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Conference Paper
Burcham, Morgan, Al-Zyoud, Mahran, Carver, Jeffrey C., Alsaleh, Mohammed, Du, Hongying, Gilani, Fida, Jiang, Jun, Rahman, Akond, Kafalı, Özgür, Al-Shaer, Ehab et al..  2017.  Characterizing Scientific Reporting in Security Literature: An Analysis of ACM CCS and IEEE S&P Papers. Proceedings of the Hot Topics in Science of Security: Symposium and Bootcamp. :13–23.

Scientific advancement is fueled by solid fundamental research, followed by replication, meta-analysis, and theory building. To support such advancement, researchers and government agencies have been working towards a "science of security". As in other sciences, security science requires high-quality fundamental research addressing important problems and reporting approaches that capture the information necessary for replication, meta-analysis, and theory building. The goal of this paper is to aid security researchers in establishing a baseline of the state of scientific reporting in security through an analysis of indicators of scientific research as reported in top security conferences, specifically the 2015 ACM CCS and 2016 IEEE S&P proceedings. To conduct this analysis, we employed a series of rubrics to analyze the completeness of information reported in papers relative to the type of evaluation used (e.g. empirical study, proof, discussion). Our findings indicated some important information is often missing from papers, including explicit documentation of research objectives and the threats to validity. Our findings show a relatively small number of replications reported in the literature. We hope that this initial analysis will serve as a baseline against which we can measure the advancement of the science of security.

Burcham, Morgan, Al-Zyoud, Mahran, Carver, Jeffrey C., Alsaleh, Mohammed, Du, Hongying, Gilani, Fida, Jiang, Jun, Rahman, Akond, Kafalı, Özgür, Al-Shaer, Ehab et al..  2017.  Characterizing Scientific Reporting in Security Literature: An Analysis of ACM CCS and IEEE S&P Papers. Proceedings of the Hot Topics in Science of Security: Symposium and Bootcamp. :13–23.

Scientific advancement is fueled by solid fundamental research, followed by replication, meta-analysis, and theory building. To support such advancement, researchers and government agencies have been working towards a "science of security". As in other sciences, security science requires high-quality fundamental research addressing important problems and reporting approaches that capture the information necessary for replication, meta-analysis, and theory building. The goal of this paper is to aid security researchers in establishing a baseline of the state of scientific reporting in security through an analysis of indicators of scientific research as reported in top security conferences, specifically the 2015 ACM CCS and 2016 IEEE S&P proceedings. To conduct this analysis, we employed a series of rubrics to analyze the completeness of information reported in papers relative to the type of evaluation used (e.g. empirical study, proof, discussion). Our findings indicated some important information is often missing from papers, including explicit documentation of research objectives and the threats to validity. Our findings show a relatively small number of replications reported in the literature. We hope that this initial analysis will serve as a baseline against which we can measure the advancement of the science of security.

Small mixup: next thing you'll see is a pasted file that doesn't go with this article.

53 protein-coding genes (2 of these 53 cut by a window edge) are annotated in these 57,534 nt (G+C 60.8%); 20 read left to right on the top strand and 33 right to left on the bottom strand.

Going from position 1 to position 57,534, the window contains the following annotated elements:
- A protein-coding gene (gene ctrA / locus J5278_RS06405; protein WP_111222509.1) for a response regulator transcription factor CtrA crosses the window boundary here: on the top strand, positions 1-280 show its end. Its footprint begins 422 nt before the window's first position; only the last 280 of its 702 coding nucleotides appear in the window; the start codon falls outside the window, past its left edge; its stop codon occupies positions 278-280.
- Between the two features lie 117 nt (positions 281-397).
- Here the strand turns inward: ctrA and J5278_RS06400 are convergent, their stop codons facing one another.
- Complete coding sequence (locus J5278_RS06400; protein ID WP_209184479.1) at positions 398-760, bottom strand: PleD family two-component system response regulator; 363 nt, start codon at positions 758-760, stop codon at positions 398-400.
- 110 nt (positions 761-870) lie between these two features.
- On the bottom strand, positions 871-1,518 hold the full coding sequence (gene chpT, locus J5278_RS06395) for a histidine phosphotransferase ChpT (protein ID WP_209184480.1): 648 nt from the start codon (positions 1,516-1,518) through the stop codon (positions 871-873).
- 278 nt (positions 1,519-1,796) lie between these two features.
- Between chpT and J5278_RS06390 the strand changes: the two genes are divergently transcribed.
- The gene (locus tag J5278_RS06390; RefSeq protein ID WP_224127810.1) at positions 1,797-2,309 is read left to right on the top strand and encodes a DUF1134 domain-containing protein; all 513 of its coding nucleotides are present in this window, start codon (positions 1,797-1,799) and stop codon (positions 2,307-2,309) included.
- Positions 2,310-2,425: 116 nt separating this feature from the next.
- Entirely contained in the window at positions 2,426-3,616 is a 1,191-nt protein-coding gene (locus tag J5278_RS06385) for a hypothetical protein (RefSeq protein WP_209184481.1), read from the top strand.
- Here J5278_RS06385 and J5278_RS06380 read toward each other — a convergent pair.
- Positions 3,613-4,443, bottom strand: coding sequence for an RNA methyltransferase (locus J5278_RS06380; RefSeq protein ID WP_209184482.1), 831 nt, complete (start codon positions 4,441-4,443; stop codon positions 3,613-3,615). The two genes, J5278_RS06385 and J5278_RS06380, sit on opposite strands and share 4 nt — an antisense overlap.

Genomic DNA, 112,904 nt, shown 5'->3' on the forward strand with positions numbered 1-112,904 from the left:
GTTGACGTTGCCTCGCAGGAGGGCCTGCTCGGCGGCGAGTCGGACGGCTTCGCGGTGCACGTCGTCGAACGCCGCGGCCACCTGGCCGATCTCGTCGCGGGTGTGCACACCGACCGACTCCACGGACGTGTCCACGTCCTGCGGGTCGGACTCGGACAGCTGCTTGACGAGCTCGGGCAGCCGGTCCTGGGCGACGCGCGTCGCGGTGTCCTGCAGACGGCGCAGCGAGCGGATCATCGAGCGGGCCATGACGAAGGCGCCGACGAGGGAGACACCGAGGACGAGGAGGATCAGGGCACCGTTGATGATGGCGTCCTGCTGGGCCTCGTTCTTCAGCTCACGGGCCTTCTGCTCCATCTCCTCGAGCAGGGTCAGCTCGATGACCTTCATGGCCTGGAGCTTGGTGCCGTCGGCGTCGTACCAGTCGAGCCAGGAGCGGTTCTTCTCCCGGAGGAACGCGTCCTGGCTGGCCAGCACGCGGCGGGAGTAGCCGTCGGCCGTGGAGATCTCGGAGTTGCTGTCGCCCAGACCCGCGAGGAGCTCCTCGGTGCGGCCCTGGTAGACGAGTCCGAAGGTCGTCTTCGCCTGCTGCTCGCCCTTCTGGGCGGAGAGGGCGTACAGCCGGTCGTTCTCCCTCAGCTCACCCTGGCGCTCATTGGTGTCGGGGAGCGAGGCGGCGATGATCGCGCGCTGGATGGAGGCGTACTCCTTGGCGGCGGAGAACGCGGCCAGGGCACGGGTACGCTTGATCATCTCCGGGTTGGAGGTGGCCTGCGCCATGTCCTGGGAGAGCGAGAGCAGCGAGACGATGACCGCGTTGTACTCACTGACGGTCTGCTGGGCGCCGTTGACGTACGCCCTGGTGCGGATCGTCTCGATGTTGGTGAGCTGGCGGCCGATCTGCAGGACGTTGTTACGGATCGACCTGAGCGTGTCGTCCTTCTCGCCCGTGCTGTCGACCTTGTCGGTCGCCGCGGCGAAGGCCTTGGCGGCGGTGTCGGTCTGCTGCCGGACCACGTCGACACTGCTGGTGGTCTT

Jiang, Jun, Zhao, Xinghui, Wallace, Scott, Cotilla-Sanchez, Eduardo, Bass, Robert.  2017.  Mining PMU Data Streams to Improve Electric Power System Resilience. Proceedings of the Fourth IEEE/ACM International Conference on Big Data Computing, Applications and Technologies. :95–102.
Phasor measurement units (PMUs) provide high-fidelity situational awareness of electric power grid operations. PMU data are used in real-time to inform wide area state estimation, monitor area control error, and event detection. As PMU data becomes more reliable, these devices are finding roles within control systems such as demand response programs and early fault detection systems. As with other cyber physical systems, maintaining data integrity and security are significant challenges for power system operators. In this paper, we present a comprehensive study of multiple machine learning techniques for detecting malicious data injection within PMU data streams. The two datasets used in this study are from the Bonneville Power Administration's PMU network and an inter-university PMU network among three universities, located in the U.S. Pacific Northwest. These datasets contain data from both the transmission level and the distribution level. Our results show that both SVM and ANN are generally effective in detecting spoofed data, and TensorFlow, the newly released tool, demonstrates potential for distributing the training workload and achieving higher performance. We expect these results to shed light on future work of adopting machine learning and data analytics techniques in the electric power industry.